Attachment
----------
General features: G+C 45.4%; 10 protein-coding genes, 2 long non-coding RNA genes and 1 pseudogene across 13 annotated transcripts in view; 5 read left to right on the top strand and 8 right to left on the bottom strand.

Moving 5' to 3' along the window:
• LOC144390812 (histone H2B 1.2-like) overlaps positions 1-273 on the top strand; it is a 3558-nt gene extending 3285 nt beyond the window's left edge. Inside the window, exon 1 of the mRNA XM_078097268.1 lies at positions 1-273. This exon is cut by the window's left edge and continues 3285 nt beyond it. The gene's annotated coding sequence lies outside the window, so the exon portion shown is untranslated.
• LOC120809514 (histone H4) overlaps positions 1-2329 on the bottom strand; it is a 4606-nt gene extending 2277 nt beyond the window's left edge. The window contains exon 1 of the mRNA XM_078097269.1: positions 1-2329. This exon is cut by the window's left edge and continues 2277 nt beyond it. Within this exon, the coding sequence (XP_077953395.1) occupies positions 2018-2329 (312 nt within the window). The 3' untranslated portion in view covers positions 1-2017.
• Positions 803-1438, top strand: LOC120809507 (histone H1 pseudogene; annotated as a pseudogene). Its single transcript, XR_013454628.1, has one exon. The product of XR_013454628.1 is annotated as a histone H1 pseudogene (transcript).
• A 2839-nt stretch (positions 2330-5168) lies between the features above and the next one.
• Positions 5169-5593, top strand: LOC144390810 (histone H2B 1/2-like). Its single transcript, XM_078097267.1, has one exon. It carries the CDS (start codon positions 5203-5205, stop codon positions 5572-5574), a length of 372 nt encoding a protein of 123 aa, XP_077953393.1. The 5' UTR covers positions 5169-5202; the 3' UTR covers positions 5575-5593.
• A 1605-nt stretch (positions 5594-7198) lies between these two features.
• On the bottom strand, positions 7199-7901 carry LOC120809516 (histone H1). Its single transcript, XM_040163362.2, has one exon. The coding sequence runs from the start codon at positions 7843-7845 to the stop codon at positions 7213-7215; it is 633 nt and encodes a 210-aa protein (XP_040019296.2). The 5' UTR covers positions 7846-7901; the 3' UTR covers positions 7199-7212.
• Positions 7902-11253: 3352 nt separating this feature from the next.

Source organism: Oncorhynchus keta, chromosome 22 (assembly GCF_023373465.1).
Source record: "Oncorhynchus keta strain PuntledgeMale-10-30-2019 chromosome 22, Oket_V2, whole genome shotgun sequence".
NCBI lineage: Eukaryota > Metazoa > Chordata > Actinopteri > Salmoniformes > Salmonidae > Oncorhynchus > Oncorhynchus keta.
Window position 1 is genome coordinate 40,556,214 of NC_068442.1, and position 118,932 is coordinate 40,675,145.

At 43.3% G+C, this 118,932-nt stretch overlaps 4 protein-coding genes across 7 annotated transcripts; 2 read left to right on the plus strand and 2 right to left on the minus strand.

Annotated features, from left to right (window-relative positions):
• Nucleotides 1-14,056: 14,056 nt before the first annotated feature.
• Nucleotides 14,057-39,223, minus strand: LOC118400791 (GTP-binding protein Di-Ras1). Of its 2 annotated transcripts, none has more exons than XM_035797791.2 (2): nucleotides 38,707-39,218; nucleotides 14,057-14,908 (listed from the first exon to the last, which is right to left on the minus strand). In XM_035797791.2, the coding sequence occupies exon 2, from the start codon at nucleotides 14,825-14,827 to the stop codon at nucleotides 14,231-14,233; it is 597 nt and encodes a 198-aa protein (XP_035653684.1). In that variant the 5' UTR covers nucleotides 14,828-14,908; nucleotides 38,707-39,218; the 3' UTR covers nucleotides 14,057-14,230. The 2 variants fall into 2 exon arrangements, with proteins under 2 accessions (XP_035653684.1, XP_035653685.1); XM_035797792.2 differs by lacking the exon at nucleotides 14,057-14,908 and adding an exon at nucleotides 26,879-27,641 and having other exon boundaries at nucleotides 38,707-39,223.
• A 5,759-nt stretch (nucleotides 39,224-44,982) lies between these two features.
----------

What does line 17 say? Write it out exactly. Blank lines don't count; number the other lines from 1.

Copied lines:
• Nucleotides 1-14,056: 14,056 nt before the first annotated feature.